Titled Living, the exhibition — part of a larger project called Art From Exile — opened December 2 and will remain on display through the end of January.
According to U.S. diplomat Holly Holzer, the project came about after she heard a Syrian musician perform on a borrowed instrument at an Istanbul café. Moved by the experience, Holzer sought other displaced artists, working with colleagues at the embassy to reach out to Syrian artists exhibiting at Turkish galleries.
The 15 works exhibited in Living are all by professional artists, most of whom studied at the University of Damascus.
Eyas Jaafar says his portraits depict men and women separately, to signify that “war is breaking some families apart.”
Gulnar Hajo is an illustrator and author of children’s books, and she says that people whose cities have been decimated by war still yearn for beauty and art — and women, especially, dream of seeing their cities whole again.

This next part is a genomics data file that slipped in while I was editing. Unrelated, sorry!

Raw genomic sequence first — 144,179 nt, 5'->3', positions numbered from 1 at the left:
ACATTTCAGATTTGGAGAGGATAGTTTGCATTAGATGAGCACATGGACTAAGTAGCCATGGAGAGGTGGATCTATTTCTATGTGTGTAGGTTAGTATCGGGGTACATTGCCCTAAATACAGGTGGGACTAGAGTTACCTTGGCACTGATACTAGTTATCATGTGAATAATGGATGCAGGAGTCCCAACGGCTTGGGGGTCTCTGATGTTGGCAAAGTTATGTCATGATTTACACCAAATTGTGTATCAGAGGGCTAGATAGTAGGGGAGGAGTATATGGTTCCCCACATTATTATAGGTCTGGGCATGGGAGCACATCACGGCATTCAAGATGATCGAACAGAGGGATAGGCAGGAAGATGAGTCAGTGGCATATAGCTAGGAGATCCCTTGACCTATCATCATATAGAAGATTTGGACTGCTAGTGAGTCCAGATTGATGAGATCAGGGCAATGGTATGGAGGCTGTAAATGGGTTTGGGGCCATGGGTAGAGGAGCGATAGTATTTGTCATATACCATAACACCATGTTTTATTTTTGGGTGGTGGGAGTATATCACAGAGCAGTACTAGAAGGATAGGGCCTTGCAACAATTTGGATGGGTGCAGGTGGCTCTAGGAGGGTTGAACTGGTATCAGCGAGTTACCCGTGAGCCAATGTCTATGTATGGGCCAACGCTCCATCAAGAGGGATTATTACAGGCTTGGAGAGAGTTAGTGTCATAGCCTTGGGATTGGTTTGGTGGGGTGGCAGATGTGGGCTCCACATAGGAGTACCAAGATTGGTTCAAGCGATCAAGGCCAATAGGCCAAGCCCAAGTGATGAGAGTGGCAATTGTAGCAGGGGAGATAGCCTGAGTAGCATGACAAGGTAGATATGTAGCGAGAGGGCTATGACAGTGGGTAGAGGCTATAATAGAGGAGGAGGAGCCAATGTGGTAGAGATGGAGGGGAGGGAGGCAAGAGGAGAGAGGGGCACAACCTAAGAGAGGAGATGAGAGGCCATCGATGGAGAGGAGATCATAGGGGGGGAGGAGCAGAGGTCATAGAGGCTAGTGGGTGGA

Imad Habbab, known for his bold use of color, explores how place and identity are intertwined (see painting, right). Cities shape their residents, he says, and each corner of a city has a different rhythm.
The painting below, by Falak Al Ghazi, is an example of a technique called fumage, which uses the soot and smoke of a candle’s flame to create portraits or landscapes.
“My artwork shows a Syrian man’s face,” Al Ghazi said. “I want it to convey a message … about the suffering of my family in Syria.”
Four other artists are included in the exhibition. Samer Al Kadri’s stylized paintings evoke the human form, and Houssam Alloum depicts the masks worn to hide the ugliness of war. Hiba Aizouq paints portraits that probe her subjects’ interior lives, and Adnan Jetto’s films document the human toll of the conflict in Syria.
Man (© Falak Al Ghazi)
By Lauren Monsen – Dec 12, 2016